In Roma, Alfonso Cuaron’s masterful and beautiful film about the Mexico of his youth, particularly the household servant who helped raised him, Cuaron brilliantly connects (as he notes in an Empire magazine interview) “the personal scars with the socials scars”. This intersection where personal history and public history collide with memory gives Roma its sweep,…
Flavors of Youth points out how memory is essential to all identity. How it is the source of all art and creativity.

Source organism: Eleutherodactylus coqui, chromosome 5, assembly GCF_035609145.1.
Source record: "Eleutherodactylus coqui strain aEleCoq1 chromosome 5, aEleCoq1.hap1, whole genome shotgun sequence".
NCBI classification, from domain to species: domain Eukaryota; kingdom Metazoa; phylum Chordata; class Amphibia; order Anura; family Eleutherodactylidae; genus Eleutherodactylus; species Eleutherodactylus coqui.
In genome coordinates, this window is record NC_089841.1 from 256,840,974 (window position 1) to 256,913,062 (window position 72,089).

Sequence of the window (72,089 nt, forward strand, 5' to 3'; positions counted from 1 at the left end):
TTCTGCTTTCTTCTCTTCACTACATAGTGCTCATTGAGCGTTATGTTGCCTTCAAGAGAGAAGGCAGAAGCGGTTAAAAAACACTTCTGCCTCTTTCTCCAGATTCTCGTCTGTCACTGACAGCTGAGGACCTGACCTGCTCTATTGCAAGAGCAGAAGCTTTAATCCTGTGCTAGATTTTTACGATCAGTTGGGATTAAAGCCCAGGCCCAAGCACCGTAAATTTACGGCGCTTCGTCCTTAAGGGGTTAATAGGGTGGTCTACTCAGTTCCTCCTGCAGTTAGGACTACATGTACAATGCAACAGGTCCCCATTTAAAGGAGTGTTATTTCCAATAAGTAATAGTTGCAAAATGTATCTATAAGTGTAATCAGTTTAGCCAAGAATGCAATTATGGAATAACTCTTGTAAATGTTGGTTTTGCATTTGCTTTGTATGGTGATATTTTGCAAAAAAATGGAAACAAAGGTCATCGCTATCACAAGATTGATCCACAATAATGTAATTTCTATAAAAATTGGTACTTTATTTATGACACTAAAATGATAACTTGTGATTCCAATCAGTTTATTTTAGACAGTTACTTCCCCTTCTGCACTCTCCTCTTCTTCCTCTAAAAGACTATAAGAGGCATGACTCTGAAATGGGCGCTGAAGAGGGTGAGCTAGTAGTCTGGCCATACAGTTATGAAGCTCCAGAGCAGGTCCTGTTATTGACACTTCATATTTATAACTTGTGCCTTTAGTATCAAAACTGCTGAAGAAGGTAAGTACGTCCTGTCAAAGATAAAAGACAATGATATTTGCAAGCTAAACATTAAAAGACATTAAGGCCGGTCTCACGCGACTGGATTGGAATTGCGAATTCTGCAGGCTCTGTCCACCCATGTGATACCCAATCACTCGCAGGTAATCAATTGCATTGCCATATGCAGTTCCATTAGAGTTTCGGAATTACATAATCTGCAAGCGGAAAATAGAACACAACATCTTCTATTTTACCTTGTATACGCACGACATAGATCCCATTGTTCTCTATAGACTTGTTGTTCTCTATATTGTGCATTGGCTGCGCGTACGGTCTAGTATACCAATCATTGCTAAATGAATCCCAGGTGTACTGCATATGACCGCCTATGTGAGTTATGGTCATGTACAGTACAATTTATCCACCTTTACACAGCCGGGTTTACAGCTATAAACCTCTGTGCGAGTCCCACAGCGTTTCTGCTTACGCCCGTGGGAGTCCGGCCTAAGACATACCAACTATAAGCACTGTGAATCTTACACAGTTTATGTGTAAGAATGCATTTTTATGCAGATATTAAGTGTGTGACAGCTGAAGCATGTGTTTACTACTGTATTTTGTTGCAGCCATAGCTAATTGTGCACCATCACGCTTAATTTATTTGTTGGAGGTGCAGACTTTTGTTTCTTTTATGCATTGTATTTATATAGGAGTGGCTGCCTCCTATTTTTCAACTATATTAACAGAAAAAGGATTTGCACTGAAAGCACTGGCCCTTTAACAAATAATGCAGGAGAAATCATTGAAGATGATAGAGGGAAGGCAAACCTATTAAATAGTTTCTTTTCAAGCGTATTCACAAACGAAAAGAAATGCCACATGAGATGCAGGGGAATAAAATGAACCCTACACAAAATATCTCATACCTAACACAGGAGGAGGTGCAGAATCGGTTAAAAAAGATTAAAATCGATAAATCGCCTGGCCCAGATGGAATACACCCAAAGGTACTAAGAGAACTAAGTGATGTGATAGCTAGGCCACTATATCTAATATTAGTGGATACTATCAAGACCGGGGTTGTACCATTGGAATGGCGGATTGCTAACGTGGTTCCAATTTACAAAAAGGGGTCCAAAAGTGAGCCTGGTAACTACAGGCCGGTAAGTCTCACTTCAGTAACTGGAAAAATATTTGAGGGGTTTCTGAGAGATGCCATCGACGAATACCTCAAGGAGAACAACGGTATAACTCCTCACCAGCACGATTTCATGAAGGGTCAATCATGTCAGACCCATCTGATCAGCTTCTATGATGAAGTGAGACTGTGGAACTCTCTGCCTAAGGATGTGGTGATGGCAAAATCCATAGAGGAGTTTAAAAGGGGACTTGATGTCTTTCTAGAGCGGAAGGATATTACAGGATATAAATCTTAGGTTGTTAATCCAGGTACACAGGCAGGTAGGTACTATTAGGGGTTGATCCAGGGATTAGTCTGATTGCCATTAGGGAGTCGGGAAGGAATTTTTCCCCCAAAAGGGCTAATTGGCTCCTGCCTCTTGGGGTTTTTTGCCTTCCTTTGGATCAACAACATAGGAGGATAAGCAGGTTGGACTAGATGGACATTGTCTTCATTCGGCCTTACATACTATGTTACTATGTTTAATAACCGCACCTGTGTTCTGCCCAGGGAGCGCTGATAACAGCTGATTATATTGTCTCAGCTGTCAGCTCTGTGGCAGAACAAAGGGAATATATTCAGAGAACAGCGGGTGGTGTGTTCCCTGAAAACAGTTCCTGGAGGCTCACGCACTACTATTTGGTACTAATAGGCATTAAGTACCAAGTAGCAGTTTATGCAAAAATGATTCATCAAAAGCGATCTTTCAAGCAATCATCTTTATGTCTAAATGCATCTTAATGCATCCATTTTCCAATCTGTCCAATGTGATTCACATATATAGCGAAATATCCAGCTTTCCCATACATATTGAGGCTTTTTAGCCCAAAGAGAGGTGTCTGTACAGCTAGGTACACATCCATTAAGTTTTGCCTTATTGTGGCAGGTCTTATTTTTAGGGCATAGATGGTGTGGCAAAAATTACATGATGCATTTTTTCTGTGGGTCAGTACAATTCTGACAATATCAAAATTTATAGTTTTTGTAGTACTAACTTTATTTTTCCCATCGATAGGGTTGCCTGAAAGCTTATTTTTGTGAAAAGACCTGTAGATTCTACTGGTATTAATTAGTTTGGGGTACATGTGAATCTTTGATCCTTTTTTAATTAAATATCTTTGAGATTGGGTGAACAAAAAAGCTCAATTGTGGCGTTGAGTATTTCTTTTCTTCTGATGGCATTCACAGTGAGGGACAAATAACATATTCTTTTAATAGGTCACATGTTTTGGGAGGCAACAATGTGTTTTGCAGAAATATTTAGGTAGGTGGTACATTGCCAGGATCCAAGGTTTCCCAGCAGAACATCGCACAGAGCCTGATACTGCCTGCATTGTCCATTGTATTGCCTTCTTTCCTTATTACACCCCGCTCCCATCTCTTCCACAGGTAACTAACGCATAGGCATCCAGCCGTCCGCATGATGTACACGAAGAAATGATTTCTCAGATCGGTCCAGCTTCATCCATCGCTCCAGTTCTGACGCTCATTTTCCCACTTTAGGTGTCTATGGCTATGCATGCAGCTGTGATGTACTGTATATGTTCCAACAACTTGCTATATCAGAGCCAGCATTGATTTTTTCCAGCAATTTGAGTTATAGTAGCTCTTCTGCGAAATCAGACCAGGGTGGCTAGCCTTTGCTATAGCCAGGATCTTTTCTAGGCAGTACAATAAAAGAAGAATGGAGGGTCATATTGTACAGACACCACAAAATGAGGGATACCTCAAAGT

There is no explanation, no backstory just observation enshrouded in mythic layers of beautiful cinematography. Everything is left to interpretation, which is both besides the point and probably is the point.
Set It Up is so smart that it almost attains singularity, just not enough for the average Netflix viewer to be unchill with it.